The view from Bick and Bonnie Smith’s fire lookout near Whitefish. The deck was built from wood salvaged from a neighbor’s barn.

Kellyn Brown

Other Contributions

A Lookout Becomes a Second Home

BICK AND BONNIE SMITH'S 34.5-FOOT-TALL FIRE LOOKOUT tower is surprisingly young, built just two years ago on a mountain northwest of Whitefish. But everything, from the light switches to procured timber, would suggest otherwise. And that’s the point.

When architect Scott Elden, of Elden Creative, and Bick Smith first began drawing sketches of a lookout, they approached the project, not from what kind of home they were going to build, but what kind of experience the building would foster. And that, as Bick Smith said, “changes everything.”

“You think this would be a very easy design,” Bick Smith said. “But it’s embarrassing how much time went into it.”

The width of the wrap-around deck, the length of the roof overhangs and, especially, the location of the stairs — eventually built outside the main room — were heavily scrutinized. Bick Smith and Scott Elden studied books featuring old towers nestled in national parks and, once the dimensions were decided upon, equal effort went into choosing every minute detail included in the home’s furnishings.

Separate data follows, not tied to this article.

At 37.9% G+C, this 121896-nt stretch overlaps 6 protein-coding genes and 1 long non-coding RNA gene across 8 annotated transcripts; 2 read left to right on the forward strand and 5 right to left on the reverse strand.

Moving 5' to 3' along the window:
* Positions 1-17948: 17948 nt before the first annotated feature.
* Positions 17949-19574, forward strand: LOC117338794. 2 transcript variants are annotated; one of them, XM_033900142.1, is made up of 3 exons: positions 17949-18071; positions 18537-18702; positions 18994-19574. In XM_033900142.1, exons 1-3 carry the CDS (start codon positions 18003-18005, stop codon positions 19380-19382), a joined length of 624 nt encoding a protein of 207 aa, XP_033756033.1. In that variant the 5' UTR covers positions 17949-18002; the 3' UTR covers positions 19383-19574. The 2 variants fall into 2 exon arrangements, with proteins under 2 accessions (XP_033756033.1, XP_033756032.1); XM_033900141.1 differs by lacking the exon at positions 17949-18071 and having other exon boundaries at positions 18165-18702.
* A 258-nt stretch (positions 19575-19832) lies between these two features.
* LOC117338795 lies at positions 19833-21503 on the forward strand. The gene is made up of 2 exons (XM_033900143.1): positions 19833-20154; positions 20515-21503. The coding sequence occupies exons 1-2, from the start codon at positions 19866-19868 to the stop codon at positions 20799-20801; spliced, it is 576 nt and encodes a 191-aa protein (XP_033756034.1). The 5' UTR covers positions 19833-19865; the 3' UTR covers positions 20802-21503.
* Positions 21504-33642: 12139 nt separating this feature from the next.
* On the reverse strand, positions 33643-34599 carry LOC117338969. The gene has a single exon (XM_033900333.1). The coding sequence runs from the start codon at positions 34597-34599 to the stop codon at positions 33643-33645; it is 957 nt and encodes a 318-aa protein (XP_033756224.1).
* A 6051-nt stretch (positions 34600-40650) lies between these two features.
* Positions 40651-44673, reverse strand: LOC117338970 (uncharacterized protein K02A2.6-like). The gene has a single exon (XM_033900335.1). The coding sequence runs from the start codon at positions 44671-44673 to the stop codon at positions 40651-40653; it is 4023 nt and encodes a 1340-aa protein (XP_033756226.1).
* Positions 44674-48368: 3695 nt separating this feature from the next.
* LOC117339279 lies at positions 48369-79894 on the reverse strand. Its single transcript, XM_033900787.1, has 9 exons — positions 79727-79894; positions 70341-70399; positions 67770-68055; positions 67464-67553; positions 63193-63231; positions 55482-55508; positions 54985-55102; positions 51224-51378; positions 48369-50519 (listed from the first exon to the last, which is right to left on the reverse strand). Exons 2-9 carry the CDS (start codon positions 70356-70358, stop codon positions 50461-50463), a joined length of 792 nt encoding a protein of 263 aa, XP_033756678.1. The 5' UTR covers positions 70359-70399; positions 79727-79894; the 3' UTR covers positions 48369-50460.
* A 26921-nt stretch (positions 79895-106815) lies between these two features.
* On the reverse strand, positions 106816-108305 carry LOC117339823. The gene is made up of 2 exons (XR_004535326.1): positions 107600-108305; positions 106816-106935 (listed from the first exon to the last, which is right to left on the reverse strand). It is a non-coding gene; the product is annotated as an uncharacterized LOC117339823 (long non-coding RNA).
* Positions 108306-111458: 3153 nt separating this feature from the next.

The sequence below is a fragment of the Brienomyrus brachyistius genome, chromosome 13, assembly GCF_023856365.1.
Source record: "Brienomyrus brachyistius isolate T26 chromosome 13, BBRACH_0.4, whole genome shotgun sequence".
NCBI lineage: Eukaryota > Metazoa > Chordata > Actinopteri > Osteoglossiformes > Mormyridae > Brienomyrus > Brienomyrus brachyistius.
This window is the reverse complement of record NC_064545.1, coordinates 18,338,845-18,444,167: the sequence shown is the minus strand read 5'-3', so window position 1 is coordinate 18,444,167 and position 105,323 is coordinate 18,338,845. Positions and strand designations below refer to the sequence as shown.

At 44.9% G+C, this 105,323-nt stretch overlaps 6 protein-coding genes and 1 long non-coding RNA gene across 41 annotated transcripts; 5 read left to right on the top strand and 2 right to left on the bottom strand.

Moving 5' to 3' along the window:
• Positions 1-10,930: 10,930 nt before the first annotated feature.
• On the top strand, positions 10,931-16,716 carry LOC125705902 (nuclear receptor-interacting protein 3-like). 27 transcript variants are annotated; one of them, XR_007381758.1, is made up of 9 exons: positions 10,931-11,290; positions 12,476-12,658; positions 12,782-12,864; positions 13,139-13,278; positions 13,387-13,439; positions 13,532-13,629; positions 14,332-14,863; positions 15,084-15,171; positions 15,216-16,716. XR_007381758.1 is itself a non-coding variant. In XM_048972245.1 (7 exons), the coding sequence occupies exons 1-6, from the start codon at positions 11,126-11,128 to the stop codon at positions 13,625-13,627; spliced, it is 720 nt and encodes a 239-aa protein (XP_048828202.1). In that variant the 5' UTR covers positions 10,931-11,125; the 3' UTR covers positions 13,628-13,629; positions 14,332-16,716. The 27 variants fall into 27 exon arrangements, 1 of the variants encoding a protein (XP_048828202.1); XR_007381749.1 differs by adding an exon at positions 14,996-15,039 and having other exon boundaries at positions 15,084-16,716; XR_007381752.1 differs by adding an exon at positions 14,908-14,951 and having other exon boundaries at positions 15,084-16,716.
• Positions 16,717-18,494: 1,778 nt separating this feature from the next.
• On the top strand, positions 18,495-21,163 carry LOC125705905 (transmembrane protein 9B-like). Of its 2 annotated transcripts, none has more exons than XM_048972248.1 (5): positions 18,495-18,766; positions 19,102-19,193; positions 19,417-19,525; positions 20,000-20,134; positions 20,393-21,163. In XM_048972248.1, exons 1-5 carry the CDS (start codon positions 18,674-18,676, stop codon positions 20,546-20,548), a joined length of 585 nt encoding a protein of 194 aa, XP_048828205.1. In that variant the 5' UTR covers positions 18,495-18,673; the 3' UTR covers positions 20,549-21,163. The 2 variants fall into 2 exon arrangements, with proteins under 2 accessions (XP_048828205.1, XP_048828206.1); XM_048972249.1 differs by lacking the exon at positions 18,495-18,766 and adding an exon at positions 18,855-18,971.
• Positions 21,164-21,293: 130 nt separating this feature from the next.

There are cloth-covered wires fastened to the wall with copper staples; the outside railing, purchased new, is well rusted by vinegar; and the door hinges are stained with Coca-Cola. A visitor won’t notice these elements straightaway, as each complements the other and adds to the experience the Smiths and Elden strove to create.

And it’s more than the attention to detail that makes this lookout, which are traditionally used in remote areas to spot smoke caused by backcountry fires, appear like a precise replica in almost every regard; the location is, in fact, a perfect place to view fires. To the west are the Flathead and Kootenai national forests, where the Brush Creek fire burned about 30,000 acres two years ago. Rangers actually used the lookout, with the Smiths’ blessing, to keep an eye on it. And to the east are the steep mountain ranges that guard the entrance to Glacier National Park.

Yet despite its initial appearance, the Smiths’ 200-square-foot fire tower isn’t altogether primitive, and it includes several features that backcountry rangers could only envy. There’s a flat screen television on the wall, plus a gas stove and a hideaway refrigerator. This particular lookout, after all, is often used as a second home. Bonnie Smith said her 17-year-old hosts sleepovers in the lookout with a half-dozen of his friends. Birthdays, holidays and even small conferences have been held here in what serves as a rustic studio apartment with dazzling 360-degree views.

After much discussion, the stairs were built outside the main room.

The Smiths went to great lengths to make the lookout appear like a vintage replica in every regard.

The fire lookout is 200-square feet and used for everything from sleepovers to small conferences.